This guide provides judges with an introduction to some of the major areas of international environmental law and examines how the law might arise in federal litigation involving climate change, hazardous chemicals and materials, protected species, water pollution, air pollution, environmental disaster response, and transborder enforcement of environmental regulations. It discusses the various sources of international environmental laws, such as multilateral trade agreements, bilateral investment treaties, and international standards and standard-setting organizations.
At an increasing rate, U.S. courts are hearing cases in which parties seek evidence located abroad or parties to a foreign or international proceeding seek evidence located in the United States. International discovery issues pose difficult and complex challenges, at both the procedural and substantive levels. This guide seeks to address these issues by providing a practical overview of cross-border discovery questions that commonly arise in civil cases before federal courts.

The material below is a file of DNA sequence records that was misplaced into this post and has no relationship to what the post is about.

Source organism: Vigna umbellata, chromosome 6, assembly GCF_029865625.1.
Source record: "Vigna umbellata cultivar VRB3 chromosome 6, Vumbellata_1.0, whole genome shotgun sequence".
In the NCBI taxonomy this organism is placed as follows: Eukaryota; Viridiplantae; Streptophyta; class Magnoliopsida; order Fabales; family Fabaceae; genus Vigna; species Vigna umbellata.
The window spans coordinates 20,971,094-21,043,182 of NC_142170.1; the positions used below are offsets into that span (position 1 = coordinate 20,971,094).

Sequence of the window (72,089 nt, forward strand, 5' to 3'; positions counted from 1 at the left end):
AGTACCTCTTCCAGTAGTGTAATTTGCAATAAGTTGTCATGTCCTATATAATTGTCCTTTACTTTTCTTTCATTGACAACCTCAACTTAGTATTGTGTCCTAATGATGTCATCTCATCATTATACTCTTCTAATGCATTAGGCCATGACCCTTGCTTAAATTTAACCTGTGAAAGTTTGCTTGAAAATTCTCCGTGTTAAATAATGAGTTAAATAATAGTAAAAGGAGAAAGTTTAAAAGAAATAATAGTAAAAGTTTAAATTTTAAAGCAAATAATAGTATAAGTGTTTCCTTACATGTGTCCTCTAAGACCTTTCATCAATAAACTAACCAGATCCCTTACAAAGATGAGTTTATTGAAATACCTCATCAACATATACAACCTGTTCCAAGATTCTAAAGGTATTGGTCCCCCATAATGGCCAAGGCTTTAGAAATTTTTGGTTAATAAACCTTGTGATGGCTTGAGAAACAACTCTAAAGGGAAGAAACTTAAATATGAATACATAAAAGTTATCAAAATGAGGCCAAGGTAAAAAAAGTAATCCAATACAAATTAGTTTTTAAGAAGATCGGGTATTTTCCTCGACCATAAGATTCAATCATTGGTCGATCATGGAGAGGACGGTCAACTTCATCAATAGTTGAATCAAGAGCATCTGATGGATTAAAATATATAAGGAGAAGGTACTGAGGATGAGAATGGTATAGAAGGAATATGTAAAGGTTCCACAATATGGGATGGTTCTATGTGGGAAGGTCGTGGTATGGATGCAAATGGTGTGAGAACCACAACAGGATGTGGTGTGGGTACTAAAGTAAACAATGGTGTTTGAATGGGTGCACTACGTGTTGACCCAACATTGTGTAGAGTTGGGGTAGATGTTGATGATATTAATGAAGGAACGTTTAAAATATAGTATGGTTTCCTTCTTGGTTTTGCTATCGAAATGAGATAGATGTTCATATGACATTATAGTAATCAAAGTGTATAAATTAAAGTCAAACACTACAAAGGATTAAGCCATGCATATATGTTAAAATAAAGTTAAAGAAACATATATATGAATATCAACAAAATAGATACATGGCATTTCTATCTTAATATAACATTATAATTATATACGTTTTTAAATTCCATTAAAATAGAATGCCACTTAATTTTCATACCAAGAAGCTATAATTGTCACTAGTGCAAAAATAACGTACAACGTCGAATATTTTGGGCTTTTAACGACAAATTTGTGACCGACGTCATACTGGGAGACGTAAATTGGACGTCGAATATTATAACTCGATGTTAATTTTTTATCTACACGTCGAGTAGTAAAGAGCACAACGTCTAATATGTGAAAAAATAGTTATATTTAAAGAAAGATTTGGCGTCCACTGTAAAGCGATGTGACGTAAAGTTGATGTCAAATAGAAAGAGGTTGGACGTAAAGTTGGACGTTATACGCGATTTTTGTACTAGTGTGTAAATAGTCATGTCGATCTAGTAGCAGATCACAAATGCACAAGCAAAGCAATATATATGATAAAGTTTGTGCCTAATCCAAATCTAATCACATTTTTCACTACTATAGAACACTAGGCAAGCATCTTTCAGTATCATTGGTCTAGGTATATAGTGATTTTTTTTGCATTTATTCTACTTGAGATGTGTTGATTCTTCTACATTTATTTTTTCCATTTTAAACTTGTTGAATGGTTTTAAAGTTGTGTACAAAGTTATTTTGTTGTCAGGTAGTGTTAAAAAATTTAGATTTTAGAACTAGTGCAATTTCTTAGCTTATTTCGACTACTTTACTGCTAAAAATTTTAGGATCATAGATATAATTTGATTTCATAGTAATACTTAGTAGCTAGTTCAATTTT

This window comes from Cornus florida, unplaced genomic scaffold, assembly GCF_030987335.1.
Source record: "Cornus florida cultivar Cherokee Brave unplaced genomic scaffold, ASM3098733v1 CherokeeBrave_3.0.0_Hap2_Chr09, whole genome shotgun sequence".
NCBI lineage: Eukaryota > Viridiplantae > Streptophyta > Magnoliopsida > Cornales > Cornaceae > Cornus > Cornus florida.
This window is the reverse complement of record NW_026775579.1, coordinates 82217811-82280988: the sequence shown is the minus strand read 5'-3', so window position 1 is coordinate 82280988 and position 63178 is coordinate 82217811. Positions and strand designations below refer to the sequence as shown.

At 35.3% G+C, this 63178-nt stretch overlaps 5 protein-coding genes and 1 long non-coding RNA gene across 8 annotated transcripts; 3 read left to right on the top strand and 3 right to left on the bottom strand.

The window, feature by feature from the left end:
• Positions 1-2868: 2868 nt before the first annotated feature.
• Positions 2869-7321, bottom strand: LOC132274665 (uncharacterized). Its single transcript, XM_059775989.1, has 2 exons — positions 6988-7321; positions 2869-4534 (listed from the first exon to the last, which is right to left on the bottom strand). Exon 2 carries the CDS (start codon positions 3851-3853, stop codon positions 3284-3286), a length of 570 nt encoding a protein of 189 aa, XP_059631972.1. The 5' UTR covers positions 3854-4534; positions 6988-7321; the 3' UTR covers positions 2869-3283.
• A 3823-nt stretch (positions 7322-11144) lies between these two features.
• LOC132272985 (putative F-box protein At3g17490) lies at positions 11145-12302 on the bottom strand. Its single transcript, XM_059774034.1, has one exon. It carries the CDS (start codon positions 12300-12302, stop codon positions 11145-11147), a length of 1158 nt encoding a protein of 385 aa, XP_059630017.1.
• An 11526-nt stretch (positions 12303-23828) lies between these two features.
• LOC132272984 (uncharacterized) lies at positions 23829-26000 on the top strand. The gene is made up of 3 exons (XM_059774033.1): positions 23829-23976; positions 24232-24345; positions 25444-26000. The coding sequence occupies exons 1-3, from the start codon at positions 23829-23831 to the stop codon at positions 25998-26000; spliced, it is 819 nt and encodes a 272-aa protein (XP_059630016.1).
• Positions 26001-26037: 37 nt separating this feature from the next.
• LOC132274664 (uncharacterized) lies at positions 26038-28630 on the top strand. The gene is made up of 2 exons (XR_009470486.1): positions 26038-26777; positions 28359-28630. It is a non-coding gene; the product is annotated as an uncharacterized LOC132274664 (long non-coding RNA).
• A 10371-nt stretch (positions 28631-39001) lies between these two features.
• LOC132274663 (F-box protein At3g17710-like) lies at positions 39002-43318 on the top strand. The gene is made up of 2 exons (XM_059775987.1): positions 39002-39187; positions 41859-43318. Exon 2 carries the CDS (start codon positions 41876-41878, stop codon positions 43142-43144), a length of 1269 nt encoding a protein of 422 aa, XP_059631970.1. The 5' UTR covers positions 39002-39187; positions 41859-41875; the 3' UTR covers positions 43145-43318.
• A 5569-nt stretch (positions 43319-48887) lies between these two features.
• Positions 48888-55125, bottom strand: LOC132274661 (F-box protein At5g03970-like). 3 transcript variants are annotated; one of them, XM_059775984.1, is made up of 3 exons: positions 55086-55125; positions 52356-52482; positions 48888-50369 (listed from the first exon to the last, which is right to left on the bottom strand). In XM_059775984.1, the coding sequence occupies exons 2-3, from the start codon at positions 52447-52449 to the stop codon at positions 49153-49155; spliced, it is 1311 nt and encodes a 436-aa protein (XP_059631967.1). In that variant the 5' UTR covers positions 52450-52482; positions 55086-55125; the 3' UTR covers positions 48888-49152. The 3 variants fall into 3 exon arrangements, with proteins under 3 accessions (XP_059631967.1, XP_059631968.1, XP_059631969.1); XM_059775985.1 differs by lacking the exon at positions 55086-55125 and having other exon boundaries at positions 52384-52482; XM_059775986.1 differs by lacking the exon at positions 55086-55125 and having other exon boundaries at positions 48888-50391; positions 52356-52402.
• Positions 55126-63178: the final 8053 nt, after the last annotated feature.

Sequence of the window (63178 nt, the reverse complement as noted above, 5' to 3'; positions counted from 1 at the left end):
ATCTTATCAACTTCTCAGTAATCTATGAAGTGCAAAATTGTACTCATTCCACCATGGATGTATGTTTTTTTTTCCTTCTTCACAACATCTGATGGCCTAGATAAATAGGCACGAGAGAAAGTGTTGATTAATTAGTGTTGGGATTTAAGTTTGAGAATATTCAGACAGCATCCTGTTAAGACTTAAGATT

The investigation of transnational conduct often involves gathering evidence located in foreign countries. There are two primary means of obtaining evidence for use in a transnational proceeding: a Mutual Legal Assistance Treaty (MLAT) and a letter rogatory. This guide provides an overview of the statutory schemes and procedural matters that distinguish MLATs and letters rogatory, and it discusses legal issues that arise when the prosecution, the defense, or a civil litigant seeks to obtain evidence from abroad as part of a criminal or civil proceeding.